Many of you will know the very talented author, Robbie Cheadle. I’m thrilled she agreed to be my author interviewee this week. In the interview, she tells us about her latest book, how she goes about her detailed research for each of her books, how she gets her ideas and much more.
Q. Your book Through the Nethergate, for young adults,was published in the summer. Can you tell us a little bit about it?
A. Through the Nethergate is essentially a story of the on-going battle between good and evil in the world. What differentiates this book from other books with a similar theme, is that there are a lot of historical characters woven into the storyline who tell their stories as part of the overarching storyline. In addition, technology and modern politics are tools used by the devil to manipulate people, on mass, into negative and potentially evil thinking.
Margaret is a young girl, recently orphaned and sent to live with her grandfather in an ancient inn in the English town of Bungay. Margaret has a gift whereby she can see ghosts and when she is in close proximity to them, they reincarnate. The inn is haunted by a number of ghosts who are all slaves to their evil master, Hugh Bigod, the most powerful of the phantoms. The ghosts hope to use Margaret’s gift to escape their eternal servitude, but things don’t go as planned when Hugh comes up with his own plan for Margaret. Margaret and the ghosts soon realise that Hugh’s evil is nothing in comparison to Lucifer, the guardian of hell.
Q. You clearly enjoy writing books with a supernatural theme. What do you most enjoy about writing in this genre?
A. From a very young age I enjoyed ghost stories and I started reading books by Stephen King and Peter Straub at ten years old. They scared me to death, but I loved them. My favourite stories were the ones about ghosts and other mythical creatures. I also enjoyed books based on “real-life” supernatural events like the story of the Mary Celeste and the ships and aeroplanes that have disappeared in the Bermuda triangle. I have a few books about South African ghosts which I have read many times over the years and which are treasured possessions.
I enjoy writing in this genre because ghosts interest me. I like to find out the basic details of a ghostly presence and then make up a story about their lives and how they died weaving in the true facts. I find this type of writing comes easily to me and I have lots of ideas for stories which makes it appealing to me.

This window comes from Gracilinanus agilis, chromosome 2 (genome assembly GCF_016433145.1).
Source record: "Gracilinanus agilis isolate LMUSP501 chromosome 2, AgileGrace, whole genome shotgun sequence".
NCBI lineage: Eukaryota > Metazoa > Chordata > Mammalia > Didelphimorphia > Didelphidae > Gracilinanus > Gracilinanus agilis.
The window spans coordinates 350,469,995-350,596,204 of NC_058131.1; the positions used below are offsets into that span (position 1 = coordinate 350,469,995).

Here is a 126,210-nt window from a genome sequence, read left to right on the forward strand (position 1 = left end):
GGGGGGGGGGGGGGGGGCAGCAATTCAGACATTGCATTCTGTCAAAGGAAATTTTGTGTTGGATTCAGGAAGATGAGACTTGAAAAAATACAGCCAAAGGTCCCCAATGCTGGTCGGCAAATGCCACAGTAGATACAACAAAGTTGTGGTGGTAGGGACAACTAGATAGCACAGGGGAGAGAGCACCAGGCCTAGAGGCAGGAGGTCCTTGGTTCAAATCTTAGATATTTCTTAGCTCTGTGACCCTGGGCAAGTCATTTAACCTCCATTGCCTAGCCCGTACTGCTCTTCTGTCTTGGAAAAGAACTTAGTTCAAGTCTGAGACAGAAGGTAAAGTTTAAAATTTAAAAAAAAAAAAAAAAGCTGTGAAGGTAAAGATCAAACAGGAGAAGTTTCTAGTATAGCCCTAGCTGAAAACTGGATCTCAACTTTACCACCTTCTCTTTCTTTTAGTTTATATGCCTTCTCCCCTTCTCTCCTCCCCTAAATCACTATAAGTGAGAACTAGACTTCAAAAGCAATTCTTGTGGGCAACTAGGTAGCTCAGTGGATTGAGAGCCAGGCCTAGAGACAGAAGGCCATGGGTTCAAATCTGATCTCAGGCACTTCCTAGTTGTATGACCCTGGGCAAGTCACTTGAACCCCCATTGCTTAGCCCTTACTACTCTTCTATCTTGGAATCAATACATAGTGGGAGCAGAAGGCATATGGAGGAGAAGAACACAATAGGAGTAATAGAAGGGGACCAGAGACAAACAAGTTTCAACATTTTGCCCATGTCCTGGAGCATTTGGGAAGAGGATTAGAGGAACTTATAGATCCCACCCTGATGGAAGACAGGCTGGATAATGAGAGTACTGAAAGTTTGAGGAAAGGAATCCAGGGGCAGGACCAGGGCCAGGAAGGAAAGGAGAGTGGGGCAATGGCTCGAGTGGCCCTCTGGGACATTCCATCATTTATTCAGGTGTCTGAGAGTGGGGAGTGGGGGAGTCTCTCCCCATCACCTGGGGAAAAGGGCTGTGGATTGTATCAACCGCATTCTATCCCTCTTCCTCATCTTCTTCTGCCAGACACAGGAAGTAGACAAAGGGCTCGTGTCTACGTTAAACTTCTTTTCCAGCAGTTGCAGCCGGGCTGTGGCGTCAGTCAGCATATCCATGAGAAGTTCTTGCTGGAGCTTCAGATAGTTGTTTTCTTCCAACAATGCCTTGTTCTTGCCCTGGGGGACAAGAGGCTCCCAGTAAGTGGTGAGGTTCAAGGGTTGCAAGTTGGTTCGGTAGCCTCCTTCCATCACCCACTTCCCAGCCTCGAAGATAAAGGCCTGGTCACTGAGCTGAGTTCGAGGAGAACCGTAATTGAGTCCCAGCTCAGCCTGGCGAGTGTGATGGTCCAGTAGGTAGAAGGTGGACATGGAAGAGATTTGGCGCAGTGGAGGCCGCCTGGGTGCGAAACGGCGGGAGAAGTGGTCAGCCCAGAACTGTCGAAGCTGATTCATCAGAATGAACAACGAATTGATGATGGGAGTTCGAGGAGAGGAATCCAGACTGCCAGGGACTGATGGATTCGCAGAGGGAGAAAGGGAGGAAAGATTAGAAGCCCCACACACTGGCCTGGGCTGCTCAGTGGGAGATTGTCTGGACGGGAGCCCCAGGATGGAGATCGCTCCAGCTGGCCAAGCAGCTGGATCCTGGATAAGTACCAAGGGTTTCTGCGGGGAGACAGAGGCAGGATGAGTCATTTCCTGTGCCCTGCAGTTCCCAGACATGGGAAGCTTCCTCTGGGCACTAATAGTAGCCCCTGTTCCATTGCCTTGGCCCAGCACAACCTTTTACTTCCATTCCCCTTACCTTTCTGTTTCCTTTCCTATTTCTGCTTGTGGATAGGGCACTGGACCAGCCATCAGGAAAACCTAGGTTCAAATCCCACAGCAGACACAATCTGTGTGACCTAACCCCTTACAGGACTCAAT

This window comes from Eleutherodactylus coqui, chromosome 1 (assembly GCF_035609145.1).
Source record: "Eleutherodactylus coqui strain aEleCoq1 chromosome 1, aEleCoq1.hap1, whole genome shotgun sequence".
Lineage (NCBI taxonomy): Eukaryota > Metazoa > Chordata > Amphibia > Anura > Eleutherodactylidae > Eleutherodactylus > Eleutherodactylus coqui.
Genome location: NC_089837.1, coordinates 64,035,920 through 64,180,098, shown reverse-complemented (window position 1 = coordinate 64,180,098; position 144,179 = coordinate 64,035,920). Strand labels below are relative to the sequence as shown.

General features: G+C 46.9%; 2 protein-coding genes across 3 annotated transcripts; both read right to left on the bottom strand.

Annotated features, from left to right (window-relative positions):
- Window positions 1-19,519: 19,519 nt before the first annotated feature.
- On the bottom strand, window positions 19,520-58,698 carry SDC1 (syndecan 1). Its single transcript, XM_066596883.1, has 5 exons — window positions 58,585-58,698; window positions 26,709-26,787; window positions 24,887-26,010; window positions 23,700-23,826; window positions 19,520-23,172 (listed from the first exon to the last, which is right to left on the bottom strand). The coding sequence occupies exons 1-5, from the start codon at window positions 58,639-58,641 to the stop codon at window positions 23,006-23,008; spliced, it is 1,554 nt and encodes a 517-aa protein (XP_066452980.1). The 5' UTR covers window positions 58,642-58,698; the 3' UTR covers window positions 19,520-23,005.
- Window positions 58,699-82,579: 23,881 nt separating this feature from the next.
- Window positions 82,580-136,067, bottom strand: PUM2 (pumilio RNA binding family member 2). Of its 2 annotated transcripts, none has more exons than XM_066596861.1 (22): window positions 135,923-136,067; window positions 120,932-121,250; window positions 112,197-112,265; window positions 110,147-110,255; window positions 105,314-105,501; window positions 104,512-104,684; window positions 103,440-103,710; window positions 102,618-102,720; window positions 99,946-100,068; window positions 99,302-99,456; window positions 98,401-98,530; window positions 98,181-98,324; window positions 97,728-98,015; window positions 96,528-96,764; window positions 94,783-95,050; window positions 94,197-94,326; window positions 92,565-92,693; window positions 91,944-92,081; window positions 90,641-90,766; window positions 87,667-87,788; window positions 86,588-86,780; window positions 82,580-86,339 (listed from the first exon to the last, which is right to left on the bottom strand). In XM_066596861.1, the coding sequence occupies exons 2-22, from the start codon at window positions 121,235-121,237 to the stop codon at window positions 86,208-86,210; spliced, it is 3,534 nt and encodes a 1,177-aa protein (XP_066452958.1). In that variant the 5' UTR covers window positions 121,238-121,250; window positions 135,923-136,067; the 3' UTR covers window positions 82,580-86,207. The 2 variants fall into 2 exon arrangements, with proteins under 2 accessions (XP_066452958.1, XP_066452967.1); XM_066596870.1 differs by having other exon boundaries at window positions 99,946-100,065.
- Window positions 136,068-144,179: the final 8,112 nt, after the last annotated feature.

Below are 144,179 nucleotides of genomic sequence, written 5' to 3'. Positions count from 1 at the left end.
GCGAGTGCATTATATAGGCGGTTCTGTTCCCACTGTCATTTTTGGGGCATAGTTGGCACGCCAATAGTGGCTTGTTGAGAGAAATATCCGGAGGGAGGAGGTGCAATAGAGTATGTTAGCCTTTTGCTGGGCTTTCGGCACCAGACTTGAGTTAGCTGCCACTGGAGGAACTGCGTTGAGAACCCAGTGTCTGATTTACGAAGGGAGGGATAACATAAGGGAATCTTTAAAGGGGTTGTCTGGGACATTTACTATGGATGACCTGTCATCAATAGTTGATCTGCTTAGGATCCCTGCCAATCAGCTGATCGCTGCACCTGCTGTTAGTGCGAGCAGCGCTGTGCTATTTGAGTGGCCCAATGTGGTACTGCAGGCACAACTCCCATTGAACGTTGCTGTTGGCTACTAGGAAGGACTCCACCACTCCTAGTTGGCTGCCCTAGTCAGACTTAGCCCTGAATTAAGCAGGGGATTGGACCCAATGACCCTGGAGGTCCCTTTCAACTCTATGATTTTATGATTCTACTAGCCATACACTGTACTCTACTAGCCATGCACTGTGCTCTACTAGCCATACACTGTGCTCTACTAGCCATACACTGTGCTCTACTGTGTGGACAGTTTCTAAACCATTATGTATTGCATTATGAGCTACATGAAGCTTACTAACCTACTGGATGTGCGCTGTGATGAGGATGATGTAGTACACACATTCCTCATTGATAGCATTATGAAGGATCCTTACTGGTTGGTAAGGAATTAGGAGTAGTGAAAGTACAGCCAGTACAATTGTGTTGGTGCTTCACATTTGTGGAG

Q. You also enjoy writing horror stories. Which do you prefer and why?
A. Many of my horror stories are also paranormal or supernatural in nature. It is easy for me to imagine the rage and anguish of a ghost who did badly and wants revenge on a person or group of people.
The first two horror stories I wrote for one of Dan Alatorre’s short story competitions were The Willow Tree and The Haunting of William, both of which appear in Dark Visions, a horror anthology, edited by Dan Alatorre. The Willow Tree is about a serial killer and is based on a real murder that occurred when I was a child and the bodies of the victims were found under a willow tree outside a shopping centre. I don’t recall any of the details, so this a fictionalised account, but the idea of bodies under willow trees haunted me for years afterwards. The Haunting of William was developed from a two-sentence account I read of a ghost who committed suicide after discovering she was pregnant and that her lover had left her.
The three short stories I wrote for inclusion in Nightmareland, the sequel to Dark Visions, are all paranormal horror stories. The Siren Witch is about a flesh eating witch who enchants her victims through her lovely singing and them murders them. A Death without Honour is about an escaped convict who murders a couple in the mountains near Paarl in South Africa. The Path to Atonement features a young girl who commits suicide and blames her employer and certain colleagues for her death. She sets out to destroy them all.
One of the two short stories published in Whispers of the Past paranormal anthology, edited by Kaye Lynne Booth is about a controlling grandmother who comes back to haunt her granddaughter after her death. This is my favourite of all the short stories I have written as I love the idea of this grandmother who was like Sinbad the Sailor’s “old man of the sea” during her life time. The other short story, Missed Signs, is about a boy who contracts rabies.
I don’t really have a preference, but I do seem to gravitate towards the paranormal in my historical and horror writing.
Q. Where do you get your ideas from?
A. Most of my ideas to date have come from real life deaths that I have read brief details of either in the media or while doing research. The ghosts in Through the Nethergate are all “real” ghosts which are reputed to haunt various inns and other buildings in Bungay.
My WIP, A Ghost and His Gold, also evolved from a real ghost sighting although it has progressed so much from my original short story idea that its origin is barely recognisable.
The Path to Atonement is also about a real suicide that occurred in my place of work at the time. The circumstances are very different, but that was the source of the idea.
I have a folder where I keep ideas and there are currently over thirty which I haven’t had time to develop yet.
Q. Your books are full of well-researched history. You’re clearly passionate about the times you write about. How do you go about your research?
A. The research usually takes place on a timeline. I develop an outline of my story idea and plot it onto the timeline of the real-life events of the place it is set in.